Archive for February, 2012

“Hayda-liu-liu” Performed by Mordkhe Schaechter

Posted in Main Collection with tags , , , , , , , , , , , on February 17, 2012 by yiddishsong

Commentary by Itzik Gottesman

“Hayda-liu-liu” was performed by Mordkhe Schaechter in 1954 in New York and was recorded by Leybl Kahn.

Mordkhe Schaechter

Mordkhe Schaechter (1927 – 2007) was a well known Yiddish linguist, grammarian, writer, master teacher and Yiddishist. He was also my uncle, my mother‘s younger brother and was born and grew up in Chernovitz, Romania. Together with my parents and my grandmother, after the war, he lived in the Displaced Persons camp of the Rothschild Hospital in Vienna, 1947 -1950. My mother Beyle Schaechter-Gottesman and Mordkhe collected folklore and historical materials among the Jews in the DP camp and sent them to YIVO in NYC. When Leybl Kahn, as a member of the I. L. Cahan Folklore Club, recorded Mordkhe‘s mother Lifshe Schaechter-Widman in NY in 1954,  Mordkhe took the opportunity at one session to record  for Kahn some of the children‘s folklore material he recorded in Vienna. This week is his fifth yortsayt so this blog entry is in his memory – click here to read his obituary in the New York Times.

This lullaby is popularly known in Hebrew as Numi, Numi, originally entitled ‟Shir Eres‟ [lullaby]. Many versions can be heard on Youtube such as this animated one:

Joel Engel (1868 – 1927) was the composer and Yekhil Halperin (or Heilperin) (1880 – 1942), the Hebrew lyricist. It is generally acknowledged that Engel used a Yiddish lullaby as the melody but I cannot find a recording nor a printed version of the Yiddish original. I am hoping the readers of the YSW blog will help me out on this one. The lyrics of Numi, Numi (Halperin‘s lyrics) are similar to what Schaechter sings – click here for the Hebrew words.

But since Halperin‘s words were put to Engel‘s melody in the 1920s, I am hesitant to write that Schaechter is singing the ‟original‟ Yiddish version. Perhaps enough time had passed so that Schaechter‘s version was already influenced by the Hebrew one?

Hayda-liu-liu kleyninker
Hayda-liuinku.
Hayda-liu-liu sheyninker
Hayda-liulinku.

Hayda-liu-liu my little one,
Hayda-liulinku.
Hayda-liu–liu my beautiful one,
Hayda-liulinku.

Der tate iz in vald avek,
in vald avek mayn kind.
A feygl vet er brengen dir,
A feygele mayn kind.

Hayda, liu-liu…..

Father has gone to the woods,
into the woods my child.
He will bring you a bird,
a little bird, my child.

Hayda-liu-liu…

Der tate iz in feld avek,
in feld avek mayn kind.
A bliml vet er brengen dir,
a blimele mayn kind.

Hayda-liu-liu.

Father has gone to the field,
to the field my child.
He will bring you a flower,
a little flower my child.

Hayda-liu-liu…

 
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“Lid fun der frantzeyzisher revolutsye” Performed by Nitsa Rantz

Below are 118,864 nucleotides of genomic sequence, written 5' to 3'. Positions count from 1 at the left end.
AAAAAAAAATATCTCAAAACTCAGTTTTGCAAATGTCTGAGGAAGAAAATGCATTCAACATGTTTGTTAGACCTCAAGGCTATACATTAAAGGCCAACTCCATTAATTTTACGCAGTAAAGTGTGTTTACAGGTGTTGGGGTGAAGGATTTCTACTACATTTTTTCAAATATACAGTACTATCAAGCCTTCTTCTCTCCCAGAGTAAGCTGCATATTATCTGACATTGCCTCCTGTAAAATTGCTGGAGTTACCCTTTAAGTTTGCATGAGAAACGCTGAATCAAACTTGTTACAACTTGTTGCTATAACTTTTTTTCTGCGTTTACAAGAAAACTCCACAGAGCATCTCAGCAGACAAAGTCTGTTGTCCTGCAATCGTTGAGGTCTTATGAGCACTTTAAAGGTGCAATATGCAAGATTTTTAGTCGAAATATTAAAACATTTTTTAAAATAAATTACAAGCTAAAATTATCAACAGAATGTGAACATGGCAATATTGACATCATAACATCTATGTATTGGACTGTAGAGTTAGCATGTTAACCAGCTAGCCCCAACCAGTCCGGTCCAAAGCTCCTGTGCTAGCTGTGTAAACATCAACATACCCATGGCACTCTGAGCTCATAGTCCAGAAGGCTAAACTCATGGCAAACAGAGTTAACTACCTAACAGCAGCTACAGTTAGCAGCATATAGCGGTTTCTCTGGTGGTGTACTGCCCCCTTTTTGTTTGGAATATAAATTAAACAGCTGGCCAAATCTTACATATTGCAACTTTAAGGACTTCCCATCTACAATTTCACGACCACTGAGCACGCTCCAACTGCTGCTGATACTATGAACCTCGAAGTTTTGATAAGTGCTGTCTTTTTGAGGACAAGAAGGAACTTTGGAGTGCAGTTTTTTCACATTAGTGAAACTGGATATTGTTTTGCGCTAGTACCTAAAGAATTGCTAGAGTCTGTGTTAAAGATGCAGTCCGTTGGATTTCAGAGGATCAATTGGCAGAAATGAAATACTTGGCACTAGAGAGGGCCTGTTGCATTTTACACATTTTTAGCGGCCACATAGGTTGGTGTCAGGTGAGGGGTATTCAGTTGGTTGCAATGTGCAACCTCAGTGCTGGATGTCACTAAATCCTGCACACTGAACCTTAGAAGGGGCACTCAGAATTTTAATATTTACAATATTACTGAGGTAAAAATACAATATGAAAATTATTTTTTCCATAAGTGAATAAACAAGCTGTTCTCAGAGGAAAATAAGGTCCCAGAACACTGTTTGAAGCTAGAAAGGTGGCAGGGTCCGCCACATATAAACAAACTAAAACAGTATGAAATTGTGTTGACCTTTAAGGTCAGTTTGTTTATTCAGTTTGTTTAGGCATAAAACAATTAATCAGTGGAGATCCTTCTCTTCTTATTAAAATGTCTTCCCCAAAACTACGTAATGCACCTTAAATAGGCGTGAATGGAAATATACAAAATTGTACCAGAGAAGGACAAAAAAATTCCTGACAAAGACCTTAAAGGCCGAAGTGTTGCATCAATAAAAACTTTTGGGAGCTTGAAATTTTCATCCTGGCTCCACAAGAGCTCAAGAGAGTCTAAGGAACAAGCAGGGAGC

Posted in Main Collection with tags , , , , , , , , , , , , , , , , , , , , , , , , , , , , , , , , on February 8, 2012 by yiddishsong

Commentary by Itzik Gottesman

This song by Nitsa Rantz was recorded at the same concert as Rantz’s song Mayn shifl that we had earlier posted in in our blog, at the club Tonic on Manhattan’s Lower East Side in 2009. Rantz is accompanied by Jeff Warschauer on guitar.

Nitsa Rantz in Paris, Late 1940s

In their column “Lider demonen zikh lider” [Readers remember songs] in the Yiddish Forward newspaper, Feb. 7th 1992, page 15. Chana and Joseph Mlotek printed the words of Nitsa Rantz’s version of this song.

The columnists note that Rantz called the song “Viglid fun der frantzeyzisher revolutsye” [Lullaby of the French Revolution], and that they had found a printed version in a Workmen’s Circle songbook, 1934.

A version was sung during the Holocaust in the Vilna ghetto and was printed in Shmerke Katcherginski’s collection “Lider fun getos un lagern”, 1948. The singer Rokhl Relis called it “Dos lid fun umbakantn partisan”. Instead of the guillotine, the father is killed in a gas chamber.

Beyle Schaechter-Gottesman sings a similar version to Rantz’s, and there is enough difference in the text to make it worthwhile to post it on the Yiddish Song of the blog at some point. A beautiful version is found in the Stonehill collection at YIVO, sung by an as yet unidentified man, (Reel 9).

Shlof shoyn kind mayns vider ruik ayn.
Shtil es flit shoyn di levone-shayn.
Fun der vaytns finklen shtern,
Kuk nisht kind af mayne trern.
Shlof shoyn kind mayns vider ruik ayn.

Sleep my child once more quietly.
Quietly the moonlight flies .
From the distance stars are twinkling.
Child do not look at my tears.
Sleep my child once more quietly.

Es vet der tate mer nisht kumen.
Im hot men fun undz genumen.
Iber di gasn im geshlept,
af dem eshafod gekept.
Blaybn mir dokh eynzam kind aleyn.

Your father will no longer come.
They took him away from us.
They dragged him through the streets,
on the guillotine they cut his head.
So we remain lonely, my child.

Reder geyen in fabrikn,
menstshn geyen underdrikn.
Dort ahin iz er gegangen,
vu es raysn zikh di klangen.
Vu di shteyner zenen royt baflekt.

Wheels turn in the factory,
the people go oppressed.
There is where he went,
where the noises wildly sound,
where the stones are stained red.

Unter der fon hoykh gehoybn,
hot er mit a tifn gloybn,
az er muz bafrayen shklafen,
firn zey tsu a naym hafn,
Tsu a groyser, sheyner, nayer velt.

Under the flag raised high,
with a firm belief
that he must free the slaves,
take them to a new harbor,
to a great, beautiful new world.